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Asians On A Different Obesity Scale

Prapai Lertphiphat is an average Thai woman: short and slender, a picture of perfect health.

But in Asia, appearances can be deceptive. The 44-year-old hospital clerk is suffering from the classic disease of overweight people: hypertension, or high blood pressure.

Prapai is not alone in her plight.

After a series of independent surveys in 10 Asian countries, researchers have come up with an alarming conclusion — millions of people like Prapai in the region have symptoms of obesity, despite their small frames and apparent lack of excess fat.

It is not that Asians have suddenly become unhealthy. It's just that health experts had all along been applying a global standard, known as body mass index, to measure obesity that was unsuited to Asians.

To help doctors prevent obesity-related ailments, the World Health Organization established in 1997 a body mass index standard, calculated by dividing a person's weight in kilograms by height in meters squared. A BMI of 25 is overweight, and 30 is obese.

But the 10-country research showed that Asians had more fat content compared to Caucasians, which meant that a BMI of 25 was way above overweight for Asians.

In response, a group of WHO experts in July recommended an Asian optimal BMI of 23. Anything over it should be considered overweight and a health risk, they said.

In other words, an Asian and Caucasian may be the same weight and height, but the Asian is at greater risk for fat-related illnesses such as heart disease and diabetes. The countries surveyed were Hong Kong, India, Thailand, Malaysia, Fiji, Indonesia, Singapore, mainland China, South Korea and the Philippines.

Researchers in Hong Kong found that as people surpassed a BMI of 23, there was a very sharp rise in the risk of heart disease.

Studies in India found that city dwellers have an average BMI of 24.5, and have diabetes rates four times higher than their rural counterparts, hypertension 2 1/2 times higher, and heart disease two times higher.

Prapai has a BMI of 23.5 because she weighs 55 kilograms (121 pounds) and is 1.53 meters (5 feet) tall. The Thai woman's medical problems have forced her into a salt-free diet and a daily regime of antihypertension pills.

"Mornings when I forget to take my medicine, I get headaches and lose my balance while standing," Prapai said.

In Singapore, Tan Choon Ping, a recent college graduate, was told by his doctor to lose 2 kilograms (4.4 pounds) from his 82 kilograms (181 pounds).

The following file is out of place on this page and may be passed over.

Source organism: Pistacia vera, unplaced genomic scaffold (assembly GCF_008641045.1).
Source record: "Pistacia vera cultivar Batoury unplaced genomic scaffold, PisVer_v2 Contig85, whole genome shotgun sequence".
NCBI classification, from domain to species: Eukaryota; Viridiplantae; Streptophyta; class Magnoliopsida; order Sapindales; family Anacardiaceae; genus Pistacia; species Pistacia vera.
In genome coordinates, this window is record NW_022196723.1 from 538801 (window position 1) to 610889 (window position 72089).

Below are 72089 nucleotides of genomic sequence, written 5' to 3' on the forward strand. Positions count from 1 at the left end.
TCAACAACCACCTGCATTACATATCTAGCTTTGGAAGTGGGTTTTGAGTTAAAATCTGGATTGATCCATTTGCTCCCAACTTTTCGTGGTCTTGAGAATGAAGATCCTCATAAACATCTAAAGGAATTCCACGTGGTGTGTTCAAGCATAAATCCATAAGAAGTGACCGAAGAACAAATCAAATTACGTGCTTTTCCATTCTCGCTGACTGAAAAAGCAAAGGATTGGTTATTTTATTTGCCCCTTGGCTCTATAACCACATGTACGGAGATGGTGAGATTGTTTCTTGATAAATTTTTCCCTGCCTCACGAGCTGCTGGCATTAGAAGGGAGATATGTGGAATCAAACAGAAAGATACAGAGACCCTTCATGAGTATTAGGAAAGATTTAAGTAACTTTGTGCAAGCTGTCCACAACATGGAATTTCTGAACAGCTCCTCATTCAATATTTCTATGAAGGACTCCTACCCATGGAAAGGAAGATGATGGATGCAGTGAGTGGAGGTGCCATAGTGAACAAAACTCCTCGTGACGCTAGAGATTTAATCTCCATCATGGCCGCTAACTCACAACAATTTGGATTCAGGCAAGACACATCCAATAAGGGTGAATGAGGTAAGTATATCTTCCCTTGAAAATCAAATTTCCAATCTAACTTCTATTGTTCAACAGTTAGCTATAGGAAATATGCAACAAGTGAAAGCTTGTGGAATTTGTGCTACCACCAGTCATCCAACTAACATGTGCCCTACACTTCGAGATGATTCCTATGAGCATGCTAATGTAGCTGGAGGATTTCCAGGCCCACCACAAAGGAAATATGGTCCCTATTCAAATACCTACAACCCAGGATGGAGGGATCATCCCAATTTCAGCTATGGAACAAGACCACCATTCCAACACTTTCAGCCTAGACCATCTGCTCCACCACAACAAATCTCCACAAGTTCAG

Standing 1.82 meters (6 feet) tall, he has a BMI of 24.8 — perfect for a Caucasian but potentially harmful in an Asian.

"I was utterly mortified when my doctor told me I was overweight," said Tan, 22. "I nearly throttled her."

Scientists are yet to figure out why Asians have more fat than Caucasians. But they cite a range of theories including evolution, maternal nutrition or simply lack of exercise.

Jeffrey Friedman, a researcher at Rockefeller University in New York, said populations that store more body fat may have been naturally selected through generations of famine.

In ancient times, people in areas prone to famine — such as China or India — developed a biological mechanism to store more fat to survive. When subsequent generations prospered, they accumulated excess fat, said Friedman.

"Having more fat is good in certain environments because ... it helps one survive the famine," Friedman said.

Dr. K.S. Reddy, a WHO expert who studied data from 10 countries, cited maternal nutrition.

If a fetus doesn't receive sufficient nutrition, it adapts its metabolism to consume nutrition conservatively, she said from New Delhi. When the baby is born, its metabolism may not be able to keep up with the greater availability of food, leading to excess fat.

Also, people in Asia tend to exercise less than those in the West, which sets them up for heart diseases later in life, although the treadmill trend is catching on among wealthier Asians.

In China, more than 60 percent of people do no physical exercise, according to a survey by a Chinese government sports research organization.

It said less than 8 percent of China's 1.2 billion people exercise with "average intensity" compared to 41 percent Britons and 20 percent Americans.

In countries like India and Malaysia, people still wear flab around their waists as a badge of prosperity.

Malaysian Health Minister Chua Jui Meng warned at a conference recently that 25 percent of Malaysia's 23 million people are overweight.

"We do know there has been a shift towards an overeating population, eating more than the body requires," he said.

Nothing wrong with that, some counter.

"So what's wrong with my paunch," asked Indian businessman Lalit Gupta, patting his belly at his grocery shop in New Delhi. "Business is booming ... and you might as well eat well and live well."

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